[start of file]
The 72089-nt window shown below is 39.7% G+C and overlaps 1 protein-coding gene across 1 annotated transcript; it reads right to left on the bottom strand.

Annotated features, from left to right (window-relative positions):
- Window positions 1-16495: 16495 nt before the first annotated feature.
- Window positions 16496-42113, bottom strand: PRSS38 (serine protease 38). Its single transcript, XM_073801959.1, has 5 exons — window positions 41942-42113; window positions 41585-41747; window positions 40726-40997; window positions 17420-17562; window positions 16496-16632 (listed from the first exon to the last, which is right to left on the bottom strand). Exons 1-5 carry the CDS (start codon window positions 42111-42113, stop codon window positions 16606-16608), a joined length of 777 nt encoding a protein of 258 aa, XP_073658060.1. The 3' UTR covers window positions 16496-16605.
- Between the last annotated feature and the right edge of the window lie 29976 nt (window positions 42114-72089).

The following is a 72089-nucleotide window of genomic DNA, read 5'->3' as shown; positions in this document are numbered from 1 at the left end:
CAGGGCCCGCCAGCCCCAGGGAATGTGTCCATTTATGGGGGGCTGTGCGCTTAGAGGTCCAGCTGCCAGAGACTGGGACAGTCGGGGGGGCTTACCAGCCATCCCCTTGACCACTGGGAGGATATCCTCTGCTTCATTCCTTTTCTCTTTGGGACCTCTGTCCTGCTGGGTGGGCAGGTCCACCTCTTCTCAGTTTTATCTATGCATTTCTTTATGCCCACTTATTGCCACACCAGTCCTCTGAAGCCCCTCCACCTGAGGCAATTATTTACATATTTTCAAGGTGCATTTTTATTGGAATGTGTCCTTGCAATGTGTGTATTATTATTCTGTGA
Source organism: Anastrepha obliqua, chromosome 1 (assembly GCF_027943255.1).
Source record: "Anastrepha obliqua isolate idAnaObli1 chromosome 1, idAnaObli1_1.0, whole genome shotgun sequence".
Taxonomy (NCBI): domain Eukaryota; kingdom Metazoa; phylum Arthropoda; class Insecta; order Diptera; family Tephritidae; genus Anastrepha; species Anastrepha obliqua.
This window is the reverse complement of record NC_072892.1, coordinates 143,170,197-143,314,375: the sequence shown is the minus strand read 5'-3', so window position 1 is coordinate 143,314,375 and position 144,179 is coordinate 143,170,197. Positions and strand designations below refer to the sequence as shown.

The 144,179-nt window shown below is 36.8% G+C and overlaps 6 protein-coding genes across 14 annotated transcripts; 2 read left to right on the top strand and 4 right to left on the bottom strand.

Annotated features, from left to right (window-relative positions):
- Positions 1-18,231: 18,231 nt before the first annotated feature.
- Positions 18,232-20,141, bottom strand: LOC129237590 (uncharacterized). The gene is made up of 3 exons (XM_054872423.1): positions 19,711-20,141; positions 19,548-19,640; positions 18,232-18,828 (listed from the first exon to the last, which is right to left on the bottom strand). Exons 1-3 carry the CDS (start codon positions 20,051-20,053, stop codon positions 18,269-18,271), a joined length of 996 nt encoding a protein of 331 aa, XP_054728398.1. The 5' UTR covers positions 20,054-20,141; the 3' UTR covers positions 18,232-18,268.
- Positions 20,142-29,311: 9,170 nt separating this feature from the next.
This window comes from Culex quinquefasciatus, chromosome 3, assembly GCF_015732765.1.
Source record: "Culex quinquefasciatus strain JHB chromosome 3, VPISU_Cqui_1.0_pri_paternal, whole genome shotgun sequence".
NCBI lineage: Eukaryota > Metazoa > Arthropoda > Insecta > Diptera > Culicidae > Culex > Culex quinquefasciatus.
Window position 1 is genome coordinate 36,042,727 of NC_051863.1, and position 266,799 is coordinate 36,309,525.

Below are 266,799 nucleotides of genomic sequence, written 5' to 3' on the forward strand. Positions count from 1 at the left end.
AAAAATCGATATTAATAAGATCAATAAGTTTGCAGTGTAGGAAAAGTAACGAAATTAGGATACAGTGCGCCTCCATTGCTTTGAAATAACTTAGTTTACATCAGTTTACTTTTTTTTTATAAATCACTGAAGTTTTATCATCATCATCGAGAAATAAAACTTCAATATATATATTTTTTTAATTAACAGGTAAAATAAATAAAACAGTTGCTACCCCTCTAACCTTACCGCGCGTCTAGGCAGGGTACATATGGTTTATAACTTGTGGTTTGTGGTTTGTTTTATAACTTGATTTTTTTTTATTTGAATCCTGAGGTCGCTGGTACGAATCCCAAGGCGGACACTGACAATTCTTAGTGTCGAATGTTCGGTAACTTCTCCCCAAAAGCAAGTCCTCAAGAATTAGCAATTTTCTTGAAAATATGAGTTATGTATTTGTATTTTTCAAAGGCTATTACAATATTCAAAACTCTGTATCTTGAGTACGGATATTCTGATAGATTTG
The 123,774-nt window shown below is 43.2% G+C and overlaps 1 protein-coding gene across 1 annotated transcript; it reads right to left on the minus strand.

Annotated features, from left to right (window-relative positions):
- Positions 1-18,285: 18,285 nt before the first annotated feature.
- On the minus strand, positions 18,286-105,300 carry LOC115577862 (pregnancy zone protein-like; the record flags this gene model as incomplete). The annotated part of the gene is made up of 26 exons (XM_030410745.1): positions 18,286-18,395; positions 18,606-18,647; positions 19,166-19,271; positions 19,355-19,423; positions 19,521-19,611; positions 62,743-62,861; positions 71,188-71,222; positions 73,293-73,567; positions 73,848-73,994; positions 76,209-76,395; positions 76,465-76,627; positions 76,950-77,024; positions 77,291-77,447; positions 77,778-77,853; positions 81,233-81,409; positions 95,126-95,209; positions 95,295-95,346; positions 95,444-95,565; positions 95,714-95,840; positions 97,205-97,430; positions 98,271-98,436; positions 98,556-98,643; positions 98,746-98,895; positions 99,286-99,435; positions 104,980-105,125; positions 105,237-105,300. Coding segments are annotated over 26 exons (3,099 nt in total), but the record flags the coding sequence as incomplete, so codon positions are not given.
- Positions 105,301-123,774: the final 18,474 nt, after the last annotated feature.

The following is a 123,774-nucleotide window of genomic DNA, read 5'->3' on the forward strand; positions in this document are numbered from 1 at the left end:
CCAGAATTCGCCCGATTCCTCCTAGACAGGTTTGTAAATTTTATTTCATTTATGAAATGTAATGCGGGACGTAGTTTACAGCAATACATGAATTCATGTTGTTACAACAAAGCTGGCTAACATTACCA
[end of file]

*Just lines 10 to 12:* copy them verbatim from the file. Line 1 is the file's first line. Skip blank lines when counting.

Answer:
Taxonomy (NCBI): domain Eukaryota; kingdom Metazoa; phylum Arthropoda; class Insecta; order Diptera; family Tephritidae; genus Anastrepha; species Anastrepha obliqua.
This window is the reverse complement of record NC_072892.1, coordinates 143,170,197-143,314,375: the sequence shown is the minus strand read 5'-3', so window position 1 is coordinate 143,314,375 and position 144,179 is coordinate 143,170,197. Positions and strand designations below refer to the sequence as shown.

The 144,179-nt window shown below is 36.8% G+C and overlaps 6 protein-coding genes across 14 annotated transcripts; 2 read left to right on the top strand and 4 right to left on the bottom strand.